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Stress Less: An Important Part of Our Physical and Mental Health - Family Law News

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Family Law News


Posted on: Feb 3, 2021

Intro by Michael McGuire, Marion County Prosecutor's Office

As this new year begins, it is difficult for all of us to ignore the events of 2020 that caused so many issues for so many people. Family law attorneys had to assist families navigating issues that we had not considered prior to 2020: who is responsible for children’s e-learning schedules, how COVID-19 affects the parenting time schedule, how to navigate Zoom, WebEx, Microsoft Teams and court dates continued, canceled, or converted to virtual hearings, etc.

During that time, attorneys also had to figure out how they stayed connected to their clients, partners and associates while working from home instead of their office. Attorneys also were faced with how to maintain their practices while taking care of all the issues within their own families and the pandemic.

As everyone looks forward to 2021, we still have many of the same issues to tackle while now adding the stress of ensuring we and our loved ones receive the vaccine when available.

Attorneys are not immune from stress; in fact, we are generally expected to help alleviate our clients stress, stress of business associates and the public, who worry they will not have access to the judicial system. However, we must not forget to manage our stress to protect our physical and mental health.

I asked Pam Sala, the founder of Sala Solutions, to write an article on how to deal with stress. Pam worked in the Michigan child support system for nearly 30 years before retiring and opening her business Sala Solutions. I hope that you find it helpful!

Stress Less: An Important Part of Our Physical and Mental Health
By Pam Sala, Sala Solutions

We certainly are living in some stressful times right now. With the political climate, COVID-19, working from home, home schooling our kids, travel restrictions, inability to visit family and friends and the fact that we are home ALL the time can really cause extra stress on all of us.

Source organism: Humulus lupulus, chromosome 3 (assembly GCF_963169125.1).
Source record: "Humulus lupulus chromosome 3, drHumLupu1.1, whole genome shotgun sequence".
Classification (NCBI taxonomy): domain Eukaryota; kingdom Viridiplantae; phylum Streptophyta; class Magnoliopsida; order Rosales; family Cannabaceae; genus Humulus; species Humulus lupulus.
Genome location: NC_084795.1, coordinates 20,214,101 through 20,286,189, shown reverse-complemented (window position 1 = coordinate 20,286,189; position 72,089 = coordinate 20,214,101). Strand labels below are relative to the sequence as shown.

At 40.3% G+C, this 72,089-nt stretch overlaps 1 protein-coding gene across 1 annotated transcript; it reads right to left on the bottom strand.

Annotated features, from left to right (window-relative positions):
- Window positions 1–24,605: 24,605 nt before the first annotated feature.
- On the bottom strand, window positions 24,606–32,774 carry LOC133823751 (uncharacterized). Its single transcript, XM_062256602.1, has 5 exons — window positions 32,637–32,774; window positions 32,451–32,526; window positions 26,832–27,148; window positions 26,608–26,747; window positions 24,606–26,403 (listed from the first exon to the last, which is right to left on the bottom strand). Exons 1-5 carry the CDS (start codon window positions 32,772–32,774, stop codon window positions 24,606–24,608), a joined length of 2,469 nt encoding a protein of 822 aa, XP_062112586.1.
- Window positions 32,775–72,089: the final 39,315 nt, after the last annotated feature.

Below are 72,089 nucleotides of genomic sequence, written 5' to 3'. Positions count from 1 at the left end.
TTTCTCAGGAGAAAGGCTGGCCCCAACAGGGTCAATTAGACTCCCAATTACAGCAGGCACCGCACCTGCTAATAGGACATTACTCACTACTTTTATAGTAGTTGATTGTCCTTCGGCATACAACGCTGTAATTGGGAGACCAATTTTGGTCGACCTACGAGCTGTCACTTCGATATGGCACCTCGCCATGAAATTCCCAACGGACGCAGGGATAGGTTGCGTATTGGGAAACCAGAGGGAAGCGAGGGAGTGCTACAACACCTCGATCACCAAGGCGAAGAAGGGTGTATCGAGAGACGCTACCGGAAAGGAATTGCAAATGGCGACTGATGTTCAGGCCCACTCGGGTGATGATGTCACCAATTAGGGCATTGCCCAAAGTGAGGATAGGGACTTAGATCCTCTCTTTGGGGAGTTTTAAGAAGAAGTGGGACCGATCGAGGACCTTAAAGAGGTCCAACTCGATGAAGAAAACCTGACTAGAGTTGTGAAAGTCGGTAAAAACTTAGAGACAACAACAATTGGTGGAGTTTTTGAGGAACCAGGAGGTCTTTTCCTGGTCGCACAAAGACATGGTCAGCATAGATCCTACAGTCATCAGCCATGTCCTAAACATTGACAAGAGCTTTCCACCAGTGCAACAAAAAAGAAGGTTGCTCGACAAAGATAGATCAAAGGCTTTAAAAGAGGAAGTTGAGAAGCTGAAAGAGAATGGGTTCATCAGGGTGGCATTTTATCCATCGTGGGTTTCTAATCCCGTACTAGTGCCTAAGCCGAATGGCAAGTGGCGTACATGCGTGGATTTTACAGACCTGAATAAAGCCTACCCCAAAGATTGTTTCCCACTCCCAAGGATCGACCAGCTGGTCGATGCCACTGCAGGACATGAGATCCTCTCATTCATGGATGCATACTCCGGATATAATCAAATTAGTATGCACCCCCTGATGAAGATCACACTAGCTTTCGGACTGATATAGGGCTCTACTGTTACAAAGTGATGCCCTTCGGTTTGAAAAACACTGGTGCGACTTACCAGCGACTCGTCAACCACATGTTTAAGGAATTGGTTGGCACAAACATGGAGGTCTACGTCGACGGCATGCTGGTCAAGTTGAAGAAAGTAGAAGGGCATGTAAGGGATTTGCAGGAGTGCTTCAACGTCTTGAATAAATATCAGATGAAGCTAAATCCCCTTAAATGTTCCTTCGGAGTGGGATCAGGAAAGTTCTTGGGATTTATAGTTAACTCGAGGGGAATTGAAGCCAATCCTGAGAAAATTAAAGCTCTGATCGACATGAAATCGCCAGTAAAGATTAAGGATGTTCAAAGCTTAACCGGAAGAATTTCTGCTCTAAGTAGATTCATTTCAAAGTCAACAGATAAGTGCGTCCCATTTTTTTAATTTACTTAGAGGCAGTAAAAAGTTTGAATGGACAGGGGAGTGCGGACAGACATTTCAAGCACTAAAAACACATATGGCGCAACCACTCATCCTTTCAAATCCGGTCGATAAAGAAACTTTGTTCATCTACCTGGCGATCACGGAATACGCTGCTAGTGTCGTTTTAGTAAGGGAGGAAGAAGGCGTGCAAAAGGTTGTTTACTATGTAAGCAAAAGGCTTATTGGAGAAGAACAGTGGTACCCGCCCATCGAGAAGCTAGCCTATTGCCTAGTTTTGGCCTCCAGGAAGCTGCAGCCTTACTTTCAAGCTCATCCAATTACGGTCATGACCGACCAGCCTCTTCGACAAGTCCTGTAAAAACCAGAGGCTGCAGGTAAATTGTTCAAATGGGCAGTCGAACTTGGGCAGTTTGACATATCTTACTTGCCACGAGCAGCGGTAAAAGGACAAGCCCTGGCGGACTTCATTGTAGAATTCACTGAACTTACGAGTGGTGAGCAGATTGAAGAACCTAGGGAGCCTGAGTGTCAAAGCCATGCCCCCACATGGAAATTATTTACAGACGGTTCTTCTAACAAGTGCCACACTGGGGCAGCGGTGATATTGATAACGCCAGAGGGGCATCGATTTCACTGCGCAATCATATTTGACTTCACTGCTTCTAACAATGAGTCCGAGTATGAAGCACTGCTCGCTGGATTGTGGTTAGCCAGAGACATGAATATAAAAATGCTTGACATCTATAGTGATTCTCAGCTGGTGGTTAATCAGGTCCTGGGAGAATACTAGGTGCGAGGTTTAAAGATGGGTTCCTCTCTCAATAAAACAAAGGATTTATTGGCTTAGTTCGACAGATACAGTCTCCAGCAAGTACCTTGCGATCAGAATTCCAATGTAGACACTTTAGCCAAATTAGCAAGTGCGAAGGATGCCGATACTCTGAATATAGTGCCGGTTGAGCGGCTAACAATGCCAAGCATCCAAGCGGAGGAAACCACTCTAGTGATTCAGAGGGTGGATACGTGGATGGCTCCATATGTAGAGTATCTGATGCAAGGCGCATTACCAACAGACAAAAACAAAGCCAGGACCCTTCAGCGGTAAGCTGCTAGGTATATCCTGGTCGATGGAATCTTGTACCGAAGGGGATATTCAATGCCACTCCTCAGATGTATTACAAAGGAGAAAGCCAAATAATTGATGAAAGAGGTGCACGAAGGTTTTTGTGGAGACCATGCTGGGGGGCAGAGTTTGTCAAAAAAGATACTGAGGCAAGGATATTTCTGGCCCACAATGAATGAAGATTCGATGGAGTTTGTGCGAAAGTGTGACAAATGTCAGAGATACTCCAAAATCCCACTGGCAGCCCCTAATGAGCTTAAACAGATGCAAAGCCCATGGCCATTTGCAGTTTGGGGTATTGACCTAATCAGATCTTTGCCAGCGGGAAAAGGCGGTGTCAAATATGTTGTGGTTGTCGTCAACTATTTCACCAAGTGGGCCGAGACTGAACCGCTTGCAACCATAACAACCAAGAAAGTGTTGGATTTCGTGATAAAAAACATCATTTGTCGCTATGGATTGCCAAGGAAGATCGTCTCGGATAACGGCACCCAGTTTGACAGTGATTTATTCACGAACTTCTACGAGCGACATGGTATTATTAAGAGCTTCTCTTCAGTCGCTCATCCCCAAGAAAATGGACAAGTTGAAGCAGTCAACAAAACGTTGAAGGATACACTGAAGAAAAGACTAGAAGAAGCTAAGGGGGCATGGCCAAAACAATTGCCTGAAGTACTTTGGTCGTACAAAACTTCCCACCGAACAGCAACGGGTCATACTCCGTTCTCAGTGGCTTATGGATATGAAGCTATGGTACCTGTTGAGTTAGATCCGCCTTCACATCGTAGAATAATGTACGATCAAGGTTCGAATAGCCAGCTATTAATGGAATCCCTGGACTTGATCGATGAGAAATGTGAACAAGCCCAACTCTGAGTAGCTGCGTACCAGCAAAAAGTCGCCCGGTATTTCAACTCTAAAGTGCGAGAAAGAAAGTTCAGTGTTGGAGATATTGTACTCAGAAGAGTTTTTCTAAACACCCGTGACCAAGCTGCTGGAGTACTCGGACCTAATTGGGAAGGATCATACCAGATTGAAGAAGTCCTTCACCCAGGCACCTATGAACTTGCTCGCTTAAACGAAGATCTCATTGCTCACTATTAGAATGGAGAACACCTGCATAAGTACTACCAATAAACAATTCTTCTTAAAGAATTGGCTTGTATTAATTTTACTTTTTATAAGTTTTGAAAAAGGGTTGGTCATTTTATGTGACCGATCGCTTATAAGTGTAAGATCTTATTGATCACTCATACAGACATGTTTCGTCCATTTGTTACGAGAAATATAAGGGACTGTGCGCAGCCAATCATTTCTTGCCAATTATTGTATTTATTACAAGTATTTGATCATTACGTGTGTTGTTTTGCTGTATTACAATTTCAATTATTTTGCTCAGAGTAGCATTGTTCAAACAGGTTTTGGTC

Seventy-five percent of the general population experiences some form of big stress every two weeks. Seventy-five to 90 percent of doctor visits are related to stress. But here is the thing, only 30 percent of people think that stress impacts their life.

Stress hormones cause cardiovascular disease, digestive problems, fatigue and can put you at risk for depression and may cause fuzzy thinking. There is also a connection between stress and metabolism. Without getting into too much of the science, let me give a short explanation.

The autonomic nervous system is responsible for digestive activity, and there are two branches: parasympathetic and sympathetic. The parasympathetic is also known as the rest and digest, or feel and heal, response. This is the optimal state for digestion and healing. When the parasympathetic is activated, metabolic power increases. This means when we are relaxed, we burn more fat. The sympathetic is also known as fight or flight. This is our stress response. When we are stressed out, guess what happens to digestion? It shuts down.
The classic textbook example is that if a lion were chasing you after lunch, you would not be concerned about digesting your sandwich. The sympathetic nervous system would act effectively to shut down digestion, direct blood flow away from the belly and out towards your arms and legs for quick moving and up to your brain for quick thinking. This is a brilliant mechanism in place for our survival. Thankfully, most of us do not have to confront lions on our lunch hour, but we do encounter stress.